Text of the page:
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July 14, 2011

the real deal

MAY 2010 — My AP Japanese class, at the end of the year, held a “festival” inside the cafeteria, and partners made booths with either games, food, or other activities. Well, every booth (except one) had food. Okonomiyaki, a product of Osaka, is apparently dubbed as the “Japanese pizza,” which makes absolutely no sense to me. The idea is that the name means “as you like it,” so the freedom of filling it with whatever you wanted was identifiable with topping pizza with whatever you’d like, I suppose. But their preparations and tastes are just so inherently different. Okonomiyaki is at its base, a pancake of an egg-flour batter, loaded with shredded cabbage. You can then add small ingredients like peas, corn, ham, shrimp, etc in the batter.

When I toured Japan in the summer of 2008 with the California Youth Symphony (shout-out!), I went to a restaurant (in a Tokyo mall, not Osaka, unfortunately,) exclusively for okonomiyaki, and the entire table is a griddle. The typical preparation is swirling katsu sauce (kind of like BBQ sauce) and mayonnaise on top, and then sprinkling seaweed and bonito (dried fish) flakes on top.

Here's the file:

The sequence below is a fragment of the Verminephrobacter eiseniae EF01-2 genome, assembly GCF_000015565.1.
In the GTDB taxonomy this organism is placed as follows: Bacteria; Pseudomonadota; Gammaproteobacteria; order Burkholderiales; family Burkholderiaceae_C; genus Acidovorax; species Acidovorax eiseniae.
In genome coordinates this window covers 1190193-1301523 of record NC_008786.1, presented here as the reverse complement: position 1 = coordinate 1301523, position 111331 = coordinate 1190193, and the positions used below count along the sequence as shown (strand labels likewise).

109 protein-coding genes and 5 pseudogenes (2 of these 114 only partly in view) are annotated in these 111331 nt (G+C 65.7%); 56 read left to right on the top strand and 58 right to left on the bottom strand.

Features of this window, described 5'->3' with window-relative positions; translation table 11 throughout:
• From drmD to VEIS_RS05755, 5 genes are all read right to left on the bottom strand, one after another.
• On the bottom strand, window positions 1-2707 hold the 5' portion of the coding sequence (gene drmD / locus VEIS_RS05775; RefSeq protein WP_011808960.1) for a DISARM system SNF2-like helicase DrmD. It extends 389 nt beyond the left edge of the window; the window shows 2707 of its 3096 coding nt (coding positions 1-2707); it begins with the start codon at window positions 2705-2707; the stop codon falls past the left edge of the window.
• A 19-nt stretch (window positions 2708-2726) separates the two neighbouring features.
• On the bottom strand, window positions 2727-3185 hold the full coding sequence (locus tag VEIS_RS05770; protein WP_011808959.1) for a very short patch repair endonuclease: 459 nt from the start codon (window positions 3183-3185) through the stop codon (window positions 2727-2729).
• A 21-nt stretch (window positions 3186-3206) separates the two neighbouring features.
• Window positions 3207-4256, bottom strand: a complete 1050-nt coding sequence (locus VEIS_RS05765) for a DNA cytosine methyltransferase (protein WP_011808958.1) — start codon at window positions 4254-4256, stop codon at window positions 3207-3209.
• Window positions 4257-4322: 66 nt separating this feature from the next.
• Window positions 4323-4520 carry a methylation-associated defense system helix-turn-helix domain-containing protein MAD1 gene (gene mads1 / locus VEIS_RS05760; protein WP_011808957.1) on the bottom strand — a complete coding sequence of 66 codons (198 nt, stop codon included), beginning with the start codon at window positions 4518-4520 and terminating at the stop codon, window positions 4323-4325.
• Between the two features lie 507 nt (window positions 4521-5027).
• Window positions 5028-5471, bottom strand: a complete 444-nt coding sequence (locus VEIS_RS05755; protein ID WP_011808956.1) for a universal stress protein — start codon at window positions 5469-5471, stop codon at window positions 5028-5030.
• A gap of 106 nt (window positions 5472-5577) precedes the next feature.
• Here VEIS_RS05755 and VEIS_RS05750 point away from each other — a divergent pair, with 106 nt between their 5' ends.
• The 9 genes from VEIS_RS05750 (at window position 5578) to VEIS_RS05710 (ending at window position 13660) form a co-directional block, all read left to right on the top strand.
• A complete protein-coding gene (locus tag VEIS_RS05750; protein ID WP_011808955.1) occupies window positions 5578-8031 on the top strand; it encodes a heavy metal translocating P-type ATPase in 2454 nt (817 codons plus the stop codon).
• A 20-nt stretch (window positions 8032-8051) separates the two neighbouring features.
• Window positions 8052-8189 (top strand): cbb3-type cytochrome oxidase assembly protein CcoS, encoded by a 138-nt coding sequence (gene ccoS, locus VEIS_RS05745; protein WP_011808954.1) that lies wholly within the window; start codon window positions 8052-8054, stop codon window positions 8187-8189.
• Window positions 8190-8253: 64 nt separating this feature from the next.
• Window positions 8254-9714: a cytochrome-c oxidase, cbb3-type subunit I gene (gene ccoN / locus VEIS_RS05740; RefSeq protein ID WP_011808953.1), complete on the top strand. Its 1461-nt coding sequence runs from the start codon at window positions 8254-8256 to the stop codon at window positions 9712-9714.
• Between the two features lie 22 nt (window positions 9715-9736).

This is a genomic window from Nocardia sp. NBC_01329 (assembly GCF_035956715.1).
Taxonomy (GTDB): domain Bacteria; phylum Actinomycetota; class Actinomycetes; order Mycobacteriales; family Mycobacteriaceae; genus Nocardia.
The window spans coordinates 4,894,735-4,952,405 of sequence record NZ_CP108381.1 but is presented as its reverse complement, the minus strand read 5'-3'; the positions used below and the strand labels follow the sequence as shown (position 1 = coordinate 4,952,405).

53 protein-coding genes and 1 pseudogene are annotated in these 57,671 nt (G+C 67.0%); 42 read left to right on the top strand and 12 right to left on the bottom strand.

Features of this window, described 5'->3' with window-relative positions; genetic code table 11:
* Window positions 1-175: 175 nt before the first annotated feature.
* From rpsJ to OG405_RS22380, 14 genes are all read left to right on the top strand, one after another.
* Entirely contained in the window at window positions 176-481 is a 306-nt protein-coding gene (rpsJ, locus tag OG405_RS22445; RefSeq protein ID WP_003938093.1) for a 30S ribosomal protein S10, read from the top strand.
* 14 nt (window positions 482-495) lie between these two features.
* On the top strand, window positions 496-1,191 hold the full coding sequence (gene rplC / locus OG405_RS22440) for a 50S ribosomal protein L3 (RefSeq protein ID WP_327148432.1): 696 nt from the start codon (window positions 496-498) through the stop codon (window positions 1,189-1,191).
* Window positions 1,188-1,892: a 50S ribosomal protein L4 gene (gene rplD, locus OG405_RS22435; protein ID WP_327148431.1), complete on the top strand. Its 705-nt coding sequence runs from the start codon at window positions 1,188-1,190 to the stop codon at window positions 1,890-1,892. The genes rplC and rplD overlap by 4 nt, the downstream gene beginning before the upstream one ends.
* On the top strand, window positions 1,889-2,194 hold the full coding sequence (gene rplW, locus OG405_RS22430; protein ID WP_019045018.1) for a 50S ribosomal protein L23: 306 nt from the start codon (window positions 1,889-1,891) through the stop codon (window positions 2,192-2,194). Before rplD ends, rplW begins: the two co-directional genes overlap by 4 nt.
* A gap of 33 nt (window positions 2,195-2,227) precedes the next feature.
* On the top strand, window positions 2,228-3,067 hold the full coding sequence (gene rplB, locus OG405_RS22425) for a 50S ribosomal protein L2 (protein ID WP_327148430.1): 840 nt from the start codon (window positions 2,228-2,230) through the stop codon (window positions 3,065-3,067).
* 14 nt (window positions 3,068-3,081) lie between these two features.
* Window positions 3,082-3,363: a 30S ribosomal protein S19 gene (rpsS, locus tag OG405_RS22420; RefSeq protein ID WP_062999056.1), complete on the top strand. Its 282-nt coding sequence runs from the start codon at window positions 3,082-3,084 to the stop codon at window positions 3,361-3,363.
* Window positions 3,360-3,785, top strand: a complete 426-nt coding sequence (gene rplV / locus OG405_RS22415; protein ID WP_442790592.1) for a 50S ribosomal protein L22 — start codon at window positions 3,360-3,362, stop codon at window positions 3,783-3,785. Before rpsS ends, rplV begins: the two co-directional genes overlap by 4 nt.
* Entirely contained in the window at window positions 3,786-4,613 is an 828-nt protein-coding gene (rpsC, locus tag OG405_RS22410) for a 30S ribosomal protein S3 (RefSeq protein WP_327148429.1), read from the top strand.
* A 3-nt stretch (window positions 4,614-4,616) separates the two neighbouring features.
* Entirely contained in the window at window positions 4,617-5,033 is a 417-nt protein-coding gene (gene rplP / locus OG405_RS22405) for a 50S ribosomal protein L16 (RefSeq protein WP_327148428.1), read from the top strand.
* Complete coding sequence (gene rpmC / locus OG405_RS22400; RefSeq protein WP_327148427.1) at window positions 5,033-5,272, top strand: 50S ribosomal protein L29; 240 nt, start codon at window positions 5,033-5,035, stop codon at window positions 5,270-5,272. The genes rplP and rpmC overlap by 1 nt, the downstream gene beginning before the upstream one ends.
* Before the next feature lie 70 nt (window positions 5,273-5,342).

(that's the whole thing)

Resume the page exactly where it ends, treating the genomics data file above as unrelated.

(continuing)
So what did you do?
I had to go look up a recipe for this (there are a wide variety). But you need to mix a batter of uncooked, shredded cabbage and mix with egg and flour. Then simply add various ingredients.
My friend Shirley and I, for our booth, decided to name our booth, “Okonomiyaki My Heart,” (knock off of Pizza My Heart), and we had different types of okonomiyaki: Veggie Delite, Meat Lovers’, and Surf ‘n’ Turf. So, some okonomiyaki just had peas, corn and carrots, while others had ham, and others had shrimp. All of these toppings had to be mixed into 3 different batters.
We borrowed a special griddle-like device from a Japanese friend. This baby is designed specifically for okonomiyaki, apparently. Cook it just like you would a pancake–until nice and golden brown.

Afterwards, we had katsu sauce, special Japanese “Kewpie” mayonnaise, and seaweed flakes. We didn’t bother with bonito. And, as you can see, our toppings weren’t as dispersed.

Lessons learned?
Finely, finely, shredded cabbage is better than big chunks, so that everything sticks together in the batter more cohesively. Katsu sauce is really vital here, ‘cos the okonimiyaki is generally on the blander side.

Our "Surf 'n' Turf" okonomiyaki


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